Does this rental car make me look grown-up?
This is why I can't have nice things. Because I'm clearly not a grown-up.
A few weeks ago, a man knocked on the door of my commune around 6 a.m. He was pointing at the street frantically, barely able to sputter out the words "You? Subaru?" Yes, I owned a Subaru, and yes it was parked on the busy thoroughfare I call home on the west side of town. Apparently, a woman had plowed into a parked car that hit another parked car that hit another parked car that hit my Subaru. To my benefit, the woman's insurance company gave me a really sick-ass rental car (see above) to drive while it fixed my beloved Wooderson, and for the first time in my life, I felt like a grown-up -- at just shy of 32 years old.
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The interior smell of a Nissan Altima, not to mention its functional cup-holders, places to put CDs, power windows, cushy seats and working air-conditioning -- I mean, I could go on like this car was my boyfriend -- was all it took to make me feel like I had a real life. I was going places in this car that wasn't mine.
I temporarily named her Debra, after the Beck song by the same name, because I give all inanimate objects that enter my life monikers, and started playing Hole's Live Through This as loud as Debra's fancy speakers could go. I was no longer driving to my job at Shirt Folding Store; I was driving to my destiny.
I can't tell if this notion of superficial adult reality was born out of a rental car's ability to transport my headspace to a world where I could afford nice things and had normal-people goals and such (which in my mind means I live in Los Angeles), or if it was because of that damn Katy Perry movie that still has me convinced I can move to Los Angeles and get a record deal for my band and live the glamorous life. Either way, I'm fascinated by the sudden -- albeit temporary -- sensation of adulthood. Because up until now, I've never felt it.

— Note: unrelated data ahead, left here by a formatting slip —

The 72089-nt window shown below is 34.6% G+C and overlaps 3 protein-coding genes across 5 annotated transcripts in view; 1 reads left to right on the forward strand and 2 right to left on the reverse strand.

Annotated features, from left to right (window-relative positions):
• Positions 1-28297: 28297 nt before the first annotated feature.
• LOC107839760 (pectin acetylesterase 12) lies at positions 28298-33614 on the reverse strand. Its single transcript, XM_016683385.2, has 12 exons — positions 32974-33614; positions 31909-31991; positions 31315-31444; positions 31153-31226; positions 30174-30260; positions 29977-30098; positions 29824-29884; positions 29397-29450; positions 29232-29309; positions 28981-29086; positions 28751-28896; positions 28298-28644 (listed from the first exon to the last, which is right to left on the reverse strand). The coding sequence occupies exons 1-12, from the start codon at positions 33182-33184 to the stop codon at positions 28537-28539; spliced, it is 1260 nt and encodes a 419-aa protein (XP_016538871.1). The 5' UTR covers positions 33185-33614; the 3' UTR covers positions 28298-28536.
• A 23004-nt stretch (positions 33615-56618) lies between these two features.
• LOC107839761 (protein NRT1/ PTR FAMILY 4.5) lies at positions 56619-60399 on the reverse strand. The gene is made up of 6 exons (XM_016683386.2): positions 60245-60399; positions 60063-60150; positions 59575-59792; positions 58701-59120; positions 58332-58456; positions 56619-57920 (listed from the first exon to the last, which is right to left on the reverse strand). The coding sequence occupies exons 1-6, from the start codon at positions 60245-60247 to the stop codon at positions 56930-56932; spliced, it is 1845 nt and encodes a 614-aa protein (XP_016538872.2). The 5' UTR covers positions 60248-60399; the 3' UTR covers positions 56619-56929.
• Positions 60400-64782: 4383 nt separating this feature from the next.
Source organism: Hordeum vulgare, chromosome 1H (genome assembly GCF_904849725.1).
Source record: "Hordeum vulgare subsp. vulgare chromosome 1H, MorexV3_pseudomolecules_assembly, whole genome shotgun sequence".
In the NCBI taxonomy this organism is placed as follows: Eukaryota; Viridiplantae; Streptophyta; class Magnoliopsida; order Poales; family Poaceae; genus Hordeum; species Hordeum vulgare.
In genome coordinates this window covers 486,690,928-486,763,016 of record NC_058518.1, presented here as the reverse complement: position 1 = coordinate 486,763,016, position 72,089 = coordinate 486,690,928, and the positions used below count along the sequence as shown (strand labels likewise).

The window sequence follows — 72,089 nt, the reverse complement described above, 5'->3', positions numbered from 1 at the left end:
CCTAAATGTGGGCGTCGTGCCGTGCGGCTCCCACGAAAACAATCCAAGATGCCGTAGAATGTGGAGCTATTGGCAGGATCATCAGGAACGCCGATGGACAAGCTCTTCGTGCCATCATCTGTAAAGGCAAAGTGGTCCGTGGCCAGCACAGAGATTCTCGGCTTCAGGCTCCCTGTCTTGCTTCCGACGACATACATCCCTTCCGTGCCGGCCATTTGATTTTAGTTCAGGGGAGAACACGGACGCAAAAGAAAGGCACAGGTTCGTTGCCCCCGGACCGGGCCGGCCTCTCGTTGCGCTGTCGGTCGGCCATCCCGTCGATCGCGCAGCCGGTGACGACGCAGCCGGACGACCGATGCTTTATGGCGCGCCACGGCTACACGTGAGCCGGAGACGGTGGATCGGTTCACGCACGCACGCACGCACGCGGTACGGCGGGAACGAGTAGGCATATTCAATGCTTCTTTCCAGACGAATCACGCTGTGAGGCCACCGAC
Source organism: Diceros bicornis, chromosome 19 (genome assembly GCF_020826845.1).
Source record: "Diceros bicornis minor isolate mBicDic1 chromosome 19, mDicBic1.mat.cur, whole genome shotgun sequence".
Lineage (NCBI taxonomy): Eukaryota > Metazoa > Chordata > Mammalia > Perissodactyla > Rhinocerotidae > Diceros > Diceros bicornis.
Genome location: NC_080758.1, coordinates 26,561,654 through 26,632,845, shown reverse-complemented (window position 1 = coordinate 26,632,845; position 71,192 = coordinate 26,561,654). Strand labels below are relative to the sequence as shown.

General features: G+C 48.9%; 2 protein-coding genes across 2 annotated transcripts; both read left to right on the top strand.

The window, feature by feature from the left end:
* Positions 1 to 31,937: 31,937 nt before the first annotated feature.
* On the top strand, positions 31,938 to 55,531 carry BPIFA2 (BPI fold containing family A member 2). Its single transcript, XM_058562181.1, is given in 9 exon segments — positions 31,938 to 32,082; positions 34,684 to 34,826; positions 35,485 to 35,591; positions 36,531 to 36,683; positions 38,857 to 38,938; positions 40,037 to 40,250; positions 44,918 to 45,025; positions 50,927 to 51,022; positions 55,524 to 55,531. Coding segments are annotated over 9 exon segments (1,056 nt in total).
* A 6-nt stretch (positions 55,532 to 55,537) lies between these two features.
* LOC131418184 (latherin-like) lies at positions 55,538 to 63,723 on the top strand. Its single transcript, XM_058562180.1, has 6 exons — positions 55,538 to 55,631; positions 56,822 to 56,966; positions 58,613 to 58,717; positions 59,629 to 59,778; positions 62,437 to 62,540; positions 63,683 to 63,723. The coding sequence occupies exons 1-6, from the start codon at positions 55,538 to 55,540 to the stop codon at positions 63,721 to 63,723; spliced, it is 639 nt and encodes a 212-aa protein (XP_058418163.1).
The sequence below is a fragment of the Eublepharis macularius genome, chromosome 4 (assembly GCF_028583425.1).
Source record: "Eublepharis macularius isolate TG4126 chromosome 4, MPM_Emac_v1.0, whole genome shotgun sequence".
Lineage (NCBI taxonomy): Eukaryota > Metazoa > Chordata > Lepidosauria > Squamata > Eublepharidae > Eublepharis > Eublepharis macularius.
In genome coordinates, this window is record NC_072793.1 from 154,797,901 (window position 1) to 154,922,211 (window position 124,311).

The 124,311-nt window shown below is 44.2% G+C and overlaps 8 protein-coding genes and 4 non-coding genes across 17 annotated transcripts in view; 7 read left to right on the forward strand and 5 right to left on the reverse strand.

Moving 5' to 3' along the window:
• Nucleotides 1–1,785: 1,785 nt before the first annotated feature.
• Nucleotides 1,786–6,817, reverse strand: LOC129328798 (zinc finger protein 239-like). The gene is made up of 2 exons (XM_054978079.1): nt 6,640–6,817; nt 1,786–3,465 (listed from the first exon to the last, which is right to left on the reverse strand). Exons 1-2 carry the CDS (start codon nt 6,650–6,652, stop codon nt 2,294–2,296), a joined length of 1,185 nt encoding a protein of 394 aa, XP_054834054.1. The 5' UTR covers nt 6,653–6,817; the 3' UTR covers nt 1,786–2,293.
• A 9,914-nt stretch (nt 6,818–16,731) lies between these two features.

What does it mean to be a grown-up? I thought it meant you took care of your shit -- like bills and rent -- but even as I sort of do that, I still wear band T-shirts when I'm not working. I still eat Totino's Party Pizza for breakfast. And I still blow fifty bucks at Target on beauty products, even when the aforementioned bills aren't up-to-date. (I call it Dumb-And-Dumbering my money -- when I have overdue bills but instead choose spend my cash on glittery chapstick, home air-freshener systems, to-go sushi or, as Lloyd does in the film, novelty-size things like foam cowboy hats.)
Previous examinations of my friends' lives had led me to believe that because they had become parents, they were officially grown-ups. Then I saw their toddlers wearing Ramones T-shirts and thought, nope: They haven't grown up, either. Their kids probably do like listening to the Ramones -- or The Clash, AC/DC, Hüsker Dü, whatever -- but I highly doubt a two-year-old picked out that shirt. To me, it just says, well, no one in this situation is fucking growing up if they can help it.
I also thought that when my friends bought houses, maybe that meant they were growing up. But I currently live in a gorgeous house owned by my landlord who is also my friend, and share that space with three other people. We still have slumber parties, we still have trouble knowing whose turn it is to take out the trash and we still spend more time loitering in front of the 7-Eleven across the street from our house than we do on our own porch. This notion of owning a house (however stressful and real life-like it is to deal with bursting pipes, electricity-bill payments and mowing the lawn) still seems like it isn't the real answer to adulthood, either.
Maybe I'm expecting to one day look in the mirror and see that my face has changed. But did growing up ever really mean wrinkles? Did growing up ever mean twenty-one? Did it ever mean buying a house? Did it mean marriage? Did it mean little or no fun? I don't know. I do know that the kind of life I live -- one dotted with DIY tours with my band, going to shows on week nights, trips to the gym, the pool and other self-centered activities that take precedence over responsibility -- leads to a somewhat suspended reality. But I also wonder: Is growing up just a feeling?
If it is, maybe it's something I never want to feel. Unless it's in another rental car, which makes feeling like an adult feel like a vacation. One that I could never afford.
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